England's regional development agencies (RDAs) have had a limited economic impact since their formation eight years ago, is the conclusion of a report published this week from the manufacturers organisation - EEF.
The report concludes that while RDAs have boosted some aspects of urban regeneration, there is no evidence of them significantly boosting the UK's economic performance over the past 8 years much of which has been driven by increasing employment.
The report suggests that the measurement of the performance of RDAs concentrates too much on aggregate outputs, with statistics like “employment safeguarded” and number of people “assisted to get a job” and not enough on the change that happens as a result of the outputs (i.e. outcomes).
It also highlights the inconsistency of the inclusion in RDA performance assessment of three outputs on skills – an area where RDAs have very little influence and, unsurprisingly where all nine have failed to meet their minimum targets.
The study compared economic growth over the six years prior to the RDAs' creation with the following six years. It found that, with the exception of the North-East and the East Midlands, there was little acceleration in economic growth in the regions after the RDAs were set up. Indeed the report points out that in the south east Gross Value Added (GVA) per head has actually declined. Despite this RDAs consistently exceed the government outputs set for them by a large measure (with the notable exception of skills).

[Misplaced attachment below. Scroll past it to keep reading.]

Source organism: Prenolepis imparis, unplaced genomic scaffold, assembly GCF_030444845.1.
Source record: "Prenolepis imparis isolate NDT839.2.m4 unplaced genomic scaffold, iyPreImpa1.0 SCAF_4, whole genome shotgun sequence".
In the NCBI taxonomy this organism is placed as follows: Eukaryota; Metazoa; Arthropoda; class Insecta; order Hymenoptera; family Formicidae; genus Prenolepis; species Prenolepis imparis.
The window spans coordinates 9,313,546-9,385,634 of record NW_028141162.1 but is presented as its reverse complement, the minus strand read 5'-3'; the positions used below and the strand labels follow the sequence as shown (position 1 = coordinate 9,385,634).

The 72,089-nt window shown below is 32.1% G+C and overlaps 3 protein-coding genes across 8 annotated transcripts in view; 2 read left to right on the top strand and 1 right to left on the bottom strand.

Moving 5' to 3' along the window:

The director-general of EEF Martin Temple said: "While the RDAs have made a difference in some key respects, so far there has been little significant impact on our regional economies."
The report calls for the RDAs to focus on boosting regional productivity and competitiveness in the long-term and for them to work more collaboratively across RDA boundaries.
For a copy of the report click on the link below
Improving Performance – A review of RDAs
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